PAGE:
Near infra-red single-photon detection using Ge-on-Si heterostructures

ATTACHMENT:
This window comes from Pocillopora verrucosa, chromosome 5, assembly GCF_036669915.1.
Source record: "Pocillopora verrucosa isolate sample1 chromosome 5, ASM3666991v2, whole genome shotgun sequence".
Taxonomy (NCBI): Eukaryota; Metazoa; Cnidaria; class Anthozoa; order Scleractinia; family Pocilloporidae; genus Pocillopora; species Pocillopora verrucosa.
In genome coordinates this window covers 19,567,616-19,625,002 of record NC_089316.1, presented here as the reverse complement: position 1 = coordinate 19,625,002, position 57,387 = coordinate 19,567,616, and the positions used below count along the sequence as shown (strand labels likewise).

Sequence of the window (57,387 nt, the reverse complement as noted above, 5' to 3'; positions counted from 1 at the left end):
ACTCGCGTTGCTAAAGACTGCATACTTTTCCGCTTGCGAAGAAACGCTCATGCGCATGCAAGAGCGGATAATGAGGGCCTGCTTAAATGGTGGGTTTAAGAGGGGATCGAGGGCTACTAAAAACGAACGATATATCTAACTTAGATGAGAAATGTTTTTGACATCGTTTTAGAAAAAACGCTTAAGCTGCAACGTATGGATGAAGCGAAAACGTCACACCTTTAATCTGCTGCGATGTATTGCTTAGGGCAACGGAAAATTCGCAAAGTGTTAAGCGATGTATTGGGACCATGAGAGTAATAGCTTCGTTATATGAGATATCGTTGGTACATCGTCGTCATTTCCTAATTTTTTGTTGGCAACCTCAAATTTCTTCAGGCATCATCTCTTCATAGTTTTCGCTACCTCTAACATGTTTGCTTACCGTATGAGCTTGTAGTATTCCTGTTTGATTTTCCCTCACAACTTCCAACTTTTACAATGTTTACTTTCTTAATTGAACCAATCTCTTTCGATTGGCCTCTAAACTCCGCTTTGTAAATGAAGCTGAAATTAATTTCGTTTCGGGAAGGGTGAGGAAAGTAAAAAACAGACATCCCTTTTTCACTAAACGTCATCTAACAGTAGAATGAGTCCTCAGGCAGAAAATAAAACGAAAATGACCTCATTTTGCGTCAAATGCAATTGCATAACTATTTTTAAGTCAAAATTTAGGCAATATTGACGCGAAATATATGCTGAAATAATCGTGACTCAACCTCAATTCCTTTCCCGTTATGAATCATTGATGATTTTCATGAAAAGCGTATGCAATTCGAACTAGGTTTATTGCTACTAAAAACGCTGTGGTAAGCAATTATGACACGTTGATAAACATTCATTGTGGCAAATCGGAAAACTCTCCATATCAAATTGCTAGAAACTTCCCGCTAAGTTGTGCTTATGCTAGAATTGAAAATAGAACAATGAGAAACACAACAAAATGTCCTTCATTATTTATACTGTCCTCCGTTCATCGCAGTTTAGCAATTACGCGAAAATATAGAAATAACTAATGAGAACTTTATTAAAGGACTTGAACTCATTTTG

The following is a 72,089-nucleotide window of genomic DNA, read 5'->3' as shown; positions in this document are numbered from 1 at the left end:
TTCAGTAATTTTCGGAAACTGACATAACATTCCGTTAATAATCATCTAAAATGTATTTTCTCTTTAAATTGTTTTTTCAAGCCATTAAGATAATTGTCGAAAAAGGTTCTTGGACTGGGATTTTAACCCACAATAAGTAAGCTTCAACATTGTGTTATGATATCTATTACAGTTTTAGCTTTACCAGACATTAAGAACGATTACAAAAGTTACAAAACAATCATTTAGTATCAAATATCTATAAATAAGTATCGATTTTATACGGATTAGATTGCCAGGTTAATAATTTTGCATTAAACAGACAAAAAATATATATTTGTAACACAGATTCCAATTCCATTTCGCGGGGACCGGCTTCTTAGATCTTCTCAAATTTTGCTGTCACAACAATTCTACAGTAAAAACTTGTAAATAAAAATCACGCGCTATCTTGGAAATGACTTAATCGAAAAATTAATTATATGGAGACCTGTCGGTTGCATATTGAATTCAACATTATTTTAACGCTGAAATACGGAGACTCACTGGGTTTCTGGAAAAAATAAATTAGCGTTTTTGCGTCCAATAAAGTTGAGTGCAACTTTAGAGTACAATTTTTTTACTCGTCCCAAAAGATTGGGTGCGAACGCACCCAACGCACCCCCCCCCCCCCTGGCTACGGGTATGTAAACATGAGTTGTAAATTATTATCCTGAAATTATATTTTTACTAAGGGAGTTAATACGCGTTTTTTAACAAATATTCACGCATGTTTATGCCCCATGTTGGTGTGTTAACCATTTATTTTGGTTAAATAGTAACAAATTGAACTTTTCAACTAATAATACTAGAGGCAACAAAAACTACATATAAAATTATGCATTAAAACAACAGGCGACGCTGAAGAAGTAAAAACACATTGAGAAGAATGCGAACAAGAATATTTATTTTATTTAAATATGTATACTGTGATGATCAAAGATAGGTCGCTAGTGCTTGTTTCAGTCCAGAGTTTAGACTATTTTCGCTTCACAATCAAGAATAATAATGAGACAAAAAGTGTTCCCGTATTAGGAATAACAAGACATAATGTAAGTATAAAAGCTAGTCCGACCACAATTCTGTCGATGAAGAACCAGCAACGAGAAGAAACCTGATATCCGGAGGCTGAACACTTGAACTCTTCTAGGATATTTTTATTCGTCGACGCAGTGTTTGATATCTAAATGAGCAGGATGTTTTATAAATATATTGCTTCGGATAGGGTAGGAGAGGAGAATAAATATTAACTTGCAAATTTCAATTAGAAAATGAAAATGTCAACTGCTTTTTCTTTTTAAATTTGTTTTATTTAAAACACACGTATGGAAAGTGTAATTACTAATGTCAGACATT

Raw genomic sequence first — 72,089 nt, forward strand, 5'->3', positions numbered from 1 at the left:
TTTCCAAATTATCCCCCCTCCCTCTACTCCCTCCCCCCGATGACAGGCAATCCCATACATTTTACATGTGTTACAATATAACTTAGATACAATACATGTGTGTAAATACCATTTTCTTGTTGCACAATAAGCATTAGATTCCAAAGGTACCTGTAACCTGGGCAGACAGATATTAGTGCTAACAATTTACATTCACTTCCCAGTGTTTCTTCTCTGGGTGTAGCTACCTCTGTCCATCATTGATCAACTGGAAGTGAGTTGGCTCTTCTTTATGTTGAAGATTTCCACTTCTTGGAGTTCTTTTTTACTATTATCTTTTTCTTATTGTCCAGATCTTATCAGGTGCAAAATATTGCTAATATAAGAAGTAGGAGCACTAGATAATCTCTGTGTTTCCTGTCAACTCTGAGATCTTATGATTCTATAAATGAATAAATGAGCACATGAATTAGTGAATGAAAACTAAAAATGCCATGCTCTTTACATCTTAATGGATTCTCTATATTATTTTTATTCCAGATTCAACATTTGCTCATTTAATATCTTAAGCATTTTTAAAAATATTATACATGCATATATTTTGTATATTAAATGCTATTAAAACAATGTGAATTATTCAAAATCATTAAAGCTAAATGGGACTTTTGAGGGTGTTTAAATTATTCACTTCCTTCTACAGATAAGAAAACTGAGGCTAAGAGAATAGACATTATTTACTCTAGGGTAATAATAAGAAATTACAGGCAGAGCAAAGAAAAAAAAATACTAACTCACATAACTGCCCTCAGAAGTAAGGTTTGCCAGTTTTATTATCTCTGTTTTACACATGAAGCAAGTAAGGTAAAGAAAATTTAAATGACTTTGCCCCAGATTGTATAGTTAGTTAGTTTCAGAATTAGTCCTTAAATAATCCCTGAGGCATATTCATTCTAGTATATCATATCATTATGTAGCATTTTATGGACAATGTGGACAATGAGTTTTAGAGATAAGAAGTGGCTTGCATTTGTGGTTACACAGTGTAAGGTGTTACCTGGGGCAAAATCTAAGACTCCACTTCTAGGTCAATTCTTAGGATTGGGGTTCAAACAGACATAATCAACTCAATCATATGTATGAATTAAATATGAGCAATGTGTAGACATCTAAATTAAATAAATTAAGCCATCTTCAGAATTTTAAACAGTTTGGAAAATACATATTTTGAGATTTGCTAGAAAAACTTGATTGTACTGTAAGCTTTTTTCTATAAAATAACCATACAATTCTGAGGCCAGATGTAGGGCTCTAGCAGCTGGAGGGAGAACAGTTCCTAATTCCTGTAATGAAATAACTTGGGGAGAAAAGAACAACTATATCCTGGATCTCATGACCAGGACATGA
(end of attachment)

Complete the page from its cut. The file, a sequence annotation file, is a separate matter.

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This Thesis investigates the design of Ge-on-Si single-photon avalanche diode (SPAD) detectors combining the many advantages of low-noise Si single-photon avalanche multiplication with the infrared sensing capability of germanium. The devices were simulated by using electric field modelling software to predict key aspects of the device behaviour in terms of the current-voltage characteristic and electric field. The devices were then characterised in terms of their single-photon performance. A 25 m diameter device showed a single-photon detection efficiency of ~ 4 % at a wavelength of 1310 nm and a temperature of 100 K when biased at 10 % above the breakdown voltage. In the same condition, a dark count rate of ~ 6 Mcs-1 was measured. This resulted in the lowest noise equivalent power of ~ 1 × 10-14 WHz-1/2 of Ge-on-Si SPADs reported in the scientific literature. At the longer wavelength of 1550 nm, the single-photon detection efficiency was reduced to ~ 0.1 % at 125 K and 6 % of relative excess bias. Although further investigation needs to be carried out, a potential major advantage of these devices compared to the InGaAs/InP SPADs could be that of reduced afterpulsing since a small increase (a factor of 2) in the normalised dark count rate was measured when the repetition rate was increased from 1 kHz to 1 MHz. Finally, the fill-factor enhancement of 32 × 32 Si CMOS SPAD arrays resulting from the integration of high efficiency diffractive optical microlens arrays was investigated. A full characterisation of SPAD arrays integrating microlens arrays in terms of improvement factor and spatial uniformity of detection is presented for the first time in the scientific literature in a large spectral range (500-900 nm) and different f-numbers (from f/2 to f/22) by using a double telecentric imaging system. The highest improvement factor of ~16 was measured for a SPAD array integrating microlens arrays, combined with a very high spatial efficiency uniformity of between 2–6%.